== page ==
I recently stumbled upon a Facebook post Sarah Palin had written while reflecting upon her daughter Willow's graduation from an academy that specializes in hair and skin. In it, she said the following:
"Young people should not be pressured into assuming that a college degree is the only path to employment today. It’s not. Some college degrees obviously lead to clear professions, like those in the medical and engineering fields, but that’s not the case with many of the liberal arts degrees young people today gravitate toward either because they aren’t sure what they want to do after college or because they’ve been led to believe that college life is a sort of rite of passage for any career. That might have been the case once, but the salary and career opportunities a liberal arts education alone can get you have been dramatically limited these days. It’s so sad to see young people holding expensive college diplomas that come with no practical job opportunities."
It struck me immediately, not only as a former undergraduate and graduate student who holds a B.A. and M.A. in Spanish literature, but also as a former teacher, student adviser, and academic dean. Before I proceed, would you mind taking a walk down memory lane with me?
I remember my first college meeting with my adviser like it was yesterday. I was seventeen, just about ready to start figuring myself out, and hoping to make up a semester schedule that would interest me and let me sleep until nine every morning. I also remember one of the first questions my adviser tossed my way: "So, what do you want to do with your life?"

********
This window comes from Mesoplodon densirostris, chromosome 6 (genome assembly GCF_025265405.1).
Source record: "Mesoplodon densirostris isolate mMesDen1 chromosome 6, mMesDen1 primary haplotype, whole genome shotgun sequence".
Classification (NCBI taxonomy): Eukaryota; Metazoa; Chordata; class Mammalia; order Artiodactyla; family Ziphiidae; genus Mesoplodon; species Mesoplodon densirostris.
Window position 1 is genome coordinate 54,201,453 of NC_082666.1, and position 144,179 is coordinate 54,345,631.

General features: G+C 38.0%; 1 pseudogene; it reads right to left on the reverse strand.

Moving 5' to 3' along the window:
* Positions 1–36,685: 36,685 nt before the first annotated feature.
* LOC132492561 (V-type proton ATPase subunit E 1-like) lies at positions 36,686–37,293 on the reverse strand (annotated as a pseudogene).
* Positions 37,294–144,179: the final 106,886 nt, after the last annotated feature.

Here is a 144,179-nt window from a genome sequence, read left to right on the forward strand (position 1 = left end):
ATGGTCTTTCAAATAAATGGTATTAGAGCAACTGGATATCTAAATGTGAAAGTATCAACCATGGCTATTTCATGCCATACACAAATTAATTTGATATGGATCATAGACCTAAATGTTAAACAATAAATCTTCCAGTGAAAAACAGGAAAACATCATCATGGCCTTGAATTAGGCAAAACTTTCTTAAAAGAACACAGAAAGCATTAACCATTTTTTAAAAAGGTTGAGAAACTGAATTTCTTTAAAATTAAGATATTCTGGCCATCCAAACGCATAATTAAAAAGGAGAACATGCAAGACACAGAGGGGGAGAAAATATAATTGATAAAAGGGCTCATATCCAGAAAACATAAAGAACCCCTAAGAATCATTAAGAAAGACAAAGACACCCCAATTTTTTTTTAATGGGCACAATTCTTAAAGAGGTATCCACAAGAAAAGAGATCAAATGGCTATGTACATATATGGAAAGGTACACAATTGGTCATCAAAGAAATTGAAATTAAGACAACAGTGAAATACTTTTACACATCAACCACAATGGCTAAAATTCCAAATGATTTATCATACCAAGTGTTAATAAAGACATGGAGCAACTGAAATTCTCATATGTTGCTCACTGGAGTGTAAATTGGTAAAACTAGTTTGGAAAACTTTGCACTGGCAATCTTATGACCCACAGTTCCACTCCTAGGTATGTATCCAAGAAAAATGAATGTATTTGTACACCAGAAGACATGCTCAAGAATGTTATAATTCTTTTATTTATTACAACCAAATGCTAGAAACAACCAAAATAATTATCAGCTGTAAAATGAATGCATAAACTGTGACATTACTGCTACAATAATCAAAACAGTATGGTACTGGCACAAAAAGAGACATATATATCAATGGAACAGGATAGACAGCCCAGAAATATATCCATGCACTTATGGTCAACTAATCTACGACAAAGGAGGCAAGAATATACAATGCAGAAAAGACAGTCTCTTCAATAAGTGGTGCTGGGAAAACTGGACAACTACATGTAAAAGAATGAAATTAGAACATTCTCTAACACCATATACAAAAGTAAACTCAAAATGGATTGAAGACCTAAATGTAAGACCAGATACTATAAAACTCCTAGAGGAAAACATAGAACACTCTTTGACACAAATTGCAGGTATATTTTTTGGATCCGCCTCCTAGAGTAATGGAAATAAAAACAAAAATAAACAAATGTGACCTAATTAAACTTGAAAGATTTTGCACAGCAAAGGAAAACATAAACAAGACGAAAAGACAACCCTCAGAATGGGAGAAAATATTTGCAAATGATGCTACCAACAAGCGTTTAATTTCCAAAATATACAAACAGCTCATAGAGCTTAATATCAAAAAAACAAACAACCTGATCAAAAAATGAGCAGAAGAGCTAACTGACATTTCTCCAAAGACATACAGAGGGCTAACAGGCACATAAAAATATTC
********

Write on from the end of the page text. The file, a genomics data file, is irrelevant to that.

What do I want to do with my life? I thought. I don't even know what I want to do for lunch.
The truth was that I had absolutely no idea. And the reason for that was that I hadn't taken the time to really think about it. I hadn't brainstormed my likes and dislikes. I hadn't chosen a school based on my interests. I hadn't researched relevant internship opportunities.
I hadn't done any of those things. Instead, I had listened to the many teachers, administrators, and guidance counselors along the way who had told me that I didn't need to figure any of that out just yet. They told me that I needn't worry because a solid liberal-arts degree was the key to success; it would make me a well-rounded, ideal candidate for just about any job. In fact, on the occasions that a particular trade did interest me--skin care, marriage counseling, writing greeting cards--I was told not to get "too narrow" in my thinking too early. The broader, the better, seemed to be the way to go. (Or so they told me.)
Jedediah Bila is an author, columnist, TV and radio personality, public speaker, and Fox News Contributor. Her book, OUTNUMBERED: Chronicles of a Manhattan Conservative, was published in May of 2011. Her columns have been published in/at Human Events, The Daily Caller, Newsmax, FoxNews.com, Breitbart.com, The Blaze, and AMAC's newsletter. Jedediah is a former high-school academic dean and adviser, and has taught at the middle school, high school, and college levels.
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